There’s a widely quoted nugget of insight that the only way to get into New York City’s Carnegie Hall is to “practice, practice, practice.” Along those same lines, former New York Yankee Reggie Jackson compared the swing of a baseball bat to that of a finely tuned instrument. To develop and perfect, it requires “repetition and more repetition, then a little more after that.” It’s been proven time and time again that practice and repetition lead to success. Add to that mix relentless preparation and planning, and records are sure to fall.

Take, for example, the wells under construction by Pennsylvania-based independent Eclipse Resources in Ohio’s Utica Shale. Through practice, repetition, preparation and planning the company drilled a well with a record-breaking lateral in 2016 only to return in 2017 to drill four more in the play’s condensate window.

Preparing for the future

In 2013 the company drilled its first operated horizontal shale well—the Tippens No. 6HS—in the Utica Shale dry gas window. That well featured a lateral of 1,783 m (5,850 ft) at a total vertical depth of 3,017 m (9,900 ft) drilled in 49 days and was completed in 19 fracture stages, according to a corporate filing with the U.S. Securities and Exchange Commission.

Data from the Tippens well and others played a key role in paving the company’s way to successful drilling campaigns in 2016 and 2017, according to Benjamin W. Hulburt, Eclipse chairman, president and CEO.

“Between our drilling and other operators involved in the effort we had a couple hundred wells that had varying lengths, from probably as short as 5,000 ft [1,524 m] up to about 11,000 ft or 12,000 ft [3,352 m or 3,657 m] before we really started the super-lateral program,” Hulburt told E&P. “In analyzing that database we could not detect a drop-off in recovery per foot as we went longer. It also was easy to see cost efficiencies by going longer.”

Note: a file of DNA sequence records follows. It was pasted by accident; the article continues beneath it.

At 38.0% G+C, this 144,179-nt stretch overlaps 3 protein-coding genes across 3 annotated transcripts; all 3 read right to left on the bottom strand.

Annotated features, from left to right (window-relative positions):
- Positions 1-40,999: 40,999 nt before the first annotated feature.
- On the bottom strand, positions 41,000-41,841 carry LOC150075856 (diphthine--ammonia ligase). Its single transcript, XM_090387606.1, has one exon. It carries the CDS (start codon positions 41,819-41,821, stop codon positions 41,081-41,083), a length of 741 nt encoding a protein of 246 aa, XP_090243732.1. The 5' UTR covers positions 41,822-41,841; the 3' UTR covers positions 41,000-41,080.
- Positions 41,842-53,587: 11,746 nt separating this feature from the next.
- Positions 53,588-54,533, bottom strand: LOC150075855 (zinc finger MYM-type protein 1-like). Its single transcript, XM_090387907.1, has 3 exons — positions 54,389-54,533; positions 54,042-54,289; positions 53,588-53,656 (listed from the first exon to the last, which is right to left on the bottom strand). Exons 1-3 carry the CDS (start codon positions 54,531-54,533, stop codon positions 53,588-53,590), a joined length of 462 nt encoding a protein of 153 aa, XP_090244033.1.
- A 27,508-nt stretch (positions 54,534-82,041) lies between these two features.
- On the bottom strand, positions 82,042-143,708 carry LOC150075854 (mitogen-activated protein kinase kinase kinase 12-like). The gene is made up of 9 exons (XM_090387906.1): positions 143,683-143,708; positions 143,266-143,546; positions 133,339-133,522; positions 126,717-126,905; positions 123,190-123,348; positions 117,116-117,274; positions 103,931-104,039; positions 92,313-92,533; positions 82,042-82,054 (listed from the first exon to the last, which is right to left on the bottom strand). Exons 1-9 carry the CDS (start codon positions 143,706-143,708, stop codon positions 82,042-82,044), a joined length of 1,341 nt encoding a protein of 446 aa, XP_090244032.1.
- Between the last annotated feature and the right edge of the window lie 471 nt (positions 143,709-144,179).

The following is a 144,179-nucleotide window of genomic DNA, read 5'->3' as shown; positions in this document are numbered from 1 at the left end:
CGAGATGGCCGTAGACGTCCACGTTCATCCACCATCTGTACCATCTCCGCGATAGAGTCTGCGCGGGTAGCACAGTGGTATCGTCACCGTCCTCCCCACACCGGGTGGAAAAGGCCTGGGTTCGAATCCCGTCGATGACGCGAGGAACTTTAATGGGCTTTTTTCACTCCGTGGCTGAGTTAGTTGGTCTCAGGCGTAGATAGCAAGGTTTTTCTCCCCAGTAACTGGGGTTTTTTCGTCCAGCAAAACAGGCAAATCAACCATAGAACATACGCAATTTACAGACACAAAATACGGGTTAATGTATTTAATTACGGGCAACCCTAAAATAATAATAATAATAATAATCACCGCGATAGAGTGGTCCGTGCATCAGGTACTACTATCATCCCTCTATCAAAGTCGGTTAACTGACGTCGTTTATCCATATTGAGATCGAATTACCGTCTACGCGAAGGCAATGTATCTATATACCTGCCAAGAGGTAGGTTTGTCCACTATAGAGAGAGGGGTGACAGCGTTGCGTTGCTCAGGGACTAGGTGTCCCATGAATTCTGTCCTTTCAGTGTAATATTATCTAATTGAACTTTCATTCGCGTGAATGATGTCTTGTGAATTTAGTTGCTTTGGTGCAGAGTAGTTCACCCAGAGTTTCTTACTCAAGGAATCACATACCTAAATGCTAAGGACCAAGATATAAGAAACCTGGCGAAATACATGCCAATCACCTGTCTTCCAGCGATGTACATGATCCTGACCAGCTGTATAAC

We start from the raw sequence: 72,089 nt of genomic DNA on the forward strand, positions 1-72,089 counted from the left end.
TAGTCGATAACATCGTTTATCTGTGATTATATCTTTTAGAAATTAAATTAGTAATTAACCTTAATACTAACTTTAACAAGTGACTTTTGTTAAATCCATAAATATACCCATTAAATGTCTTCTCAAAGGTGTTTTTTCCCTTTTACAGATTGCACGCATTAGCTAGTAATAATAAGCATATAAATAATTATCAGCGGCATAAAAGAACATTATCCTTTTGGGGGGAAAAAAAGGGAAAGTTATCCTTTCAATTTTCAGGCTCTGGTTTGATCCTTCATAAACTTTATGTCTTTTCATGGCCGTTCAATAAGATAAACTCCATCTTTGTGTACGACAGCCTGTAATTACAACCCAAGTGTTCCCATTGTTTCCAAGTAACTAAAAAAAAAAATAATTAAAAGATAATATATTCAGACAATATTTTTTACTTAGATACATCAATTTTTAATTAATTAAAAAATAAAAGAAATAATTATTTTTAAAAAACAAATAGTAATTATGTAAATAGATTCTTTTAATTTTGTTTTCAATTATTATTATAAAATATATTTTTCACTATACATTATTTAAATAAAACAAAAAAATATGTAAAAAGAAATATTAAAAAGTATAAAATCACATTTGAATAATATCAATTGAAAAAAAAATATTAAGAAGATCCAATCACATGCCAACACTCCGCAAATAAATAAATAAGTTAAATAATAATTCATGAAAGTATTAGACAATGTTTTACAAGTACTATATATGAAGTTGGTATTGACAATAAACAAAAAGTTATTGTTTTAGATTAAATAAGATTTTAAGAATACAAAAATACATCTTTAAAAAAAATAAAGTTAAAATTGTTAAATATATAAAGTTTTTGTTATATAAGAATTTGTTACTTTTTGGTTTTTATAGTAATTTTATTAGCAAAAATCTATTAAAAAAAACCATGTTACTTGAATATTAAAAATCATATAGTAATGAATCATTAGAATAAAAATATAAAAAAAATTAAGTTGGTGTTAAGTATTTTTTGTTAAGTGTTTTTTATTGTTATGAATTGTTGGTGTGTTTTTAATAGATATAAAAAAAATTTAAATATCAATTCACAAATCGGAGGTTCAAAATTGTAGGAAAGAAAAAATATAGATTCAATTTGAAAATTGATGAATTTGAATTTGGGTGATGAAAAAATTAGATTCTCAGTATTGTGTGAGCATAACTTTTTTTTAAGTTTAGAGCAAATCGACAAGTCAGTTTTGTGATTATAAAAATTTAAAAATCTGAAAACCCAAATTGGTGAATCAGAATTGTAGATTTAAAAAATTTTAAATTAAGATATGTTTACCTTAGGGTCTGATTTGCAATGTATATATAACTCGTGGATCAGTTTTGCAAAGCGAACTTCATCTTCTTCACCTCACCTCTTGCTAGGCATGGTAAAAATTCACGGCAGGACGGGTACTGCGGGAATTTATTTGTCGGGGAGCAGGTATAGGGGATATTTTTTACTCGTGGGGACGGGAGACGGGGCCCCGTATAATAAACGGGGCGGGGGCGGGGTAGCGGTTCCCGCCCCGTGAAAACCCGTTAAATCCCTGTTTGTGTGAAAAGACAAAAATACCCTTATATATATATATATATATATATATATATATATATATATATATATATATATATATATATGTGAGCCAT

Those cost efficiencies, along with the market decline, were key to going longer.

“We kept pushing out the lateral length to determine if we saw a drop-off in recovery per foot and where the law of diminishing returns would be among the laterals in the Utica,” he said.

“After getting to the point where we were confident out to 13,000 ft [3,962 m] that we weren’t seeing any drop-off, the decision was made to determine how long we could go from a technical perspective just to set the upper boundary of what was feasible. At the same time, I could see that the commodity prices were plummeting. The initiation of the first of those laterals in the Purple Hayes No. 1H well was really an attempt to figure out how low we could get the cost per foot of lateral to make wells in the Utica work while the commodity prices were severely depressed.”

Going longer provided the company with a way to spread out the cost of the drilling program while also maximizing the contact with the reservoir. By Eclipse standards super laterals are classified as being a lateral longer than 4,572 m (15,000 ft).